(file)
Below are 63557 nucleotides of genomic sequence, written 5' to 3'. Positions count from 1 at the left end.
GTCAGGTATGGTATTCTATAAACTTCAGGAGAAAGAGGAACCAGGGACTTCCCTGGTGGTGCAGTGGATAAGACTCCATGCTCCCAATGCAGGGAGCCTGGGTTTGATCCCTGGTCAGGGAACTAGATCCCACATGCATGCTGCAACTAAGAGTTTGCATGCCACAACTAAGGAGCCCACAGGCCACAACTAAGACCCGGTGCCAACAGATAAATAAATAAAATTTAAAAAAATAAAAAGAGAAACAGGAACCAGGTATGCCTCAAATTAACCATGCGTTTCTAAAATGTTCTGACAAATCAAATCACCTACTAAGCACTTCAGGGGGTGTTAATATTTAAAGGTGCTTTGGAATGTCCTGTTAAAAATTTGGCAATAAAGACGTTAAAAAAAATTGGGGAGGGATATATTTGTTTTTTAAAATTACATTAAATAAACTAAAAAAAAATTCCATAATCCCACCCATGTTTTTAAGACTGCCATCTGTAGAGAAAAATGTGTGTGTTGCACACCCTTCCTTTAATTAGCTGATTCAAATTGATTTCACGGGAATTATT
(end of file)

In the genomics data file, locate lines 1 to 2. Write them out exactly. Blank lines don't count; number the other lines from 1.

Below are 63557 nucleotides of genomic sequence, written 5' to 3'. Positions count from 1 at the left end.
GTCAGGTATGGTATTCTATAAACTTCAGGAGAAAGAGGAACCAGGGACTTCCCTGGTGGTGCAGTGGATAAGACTCCATGCTCCCAATGCAGGGAGCCTGGGTTTGATCCCTGGTCAGGGAACTAGATCCCACATGCATGCTGCAACTAAGAGTTTGCATGCCACAACTAAGGAGCCCACAGGCCACAACTAAGACCCGGTGCCAACAGATAAATAAATAAAATTTAAAAAAATAAAAAGAGAAACAGGAACCAGGTATGCCTCAAATTAACCATGCGTTTCTAAAATGTTCTGACAAATCAAATCACCTACTAAGCACTTCAGGGGGTGTTAATATTTAAAGGTGCTTTGGAATGTCCTGTTAAAAATTTGGCAATAAAGACGTTAAAAAAAATTGGGGAGGGATATATTTGTTTTTTAAAATTACATTAAATAAACTAAAAAAAAATTCCATAATCCCACCCATGTTTTTAAGACTGCCATCTGTAGAGAAAAATGTGTGTGTTGCACACCCTTCCTTTAATTAGCTGATTCAAATTGATTTCACGGGAATTATT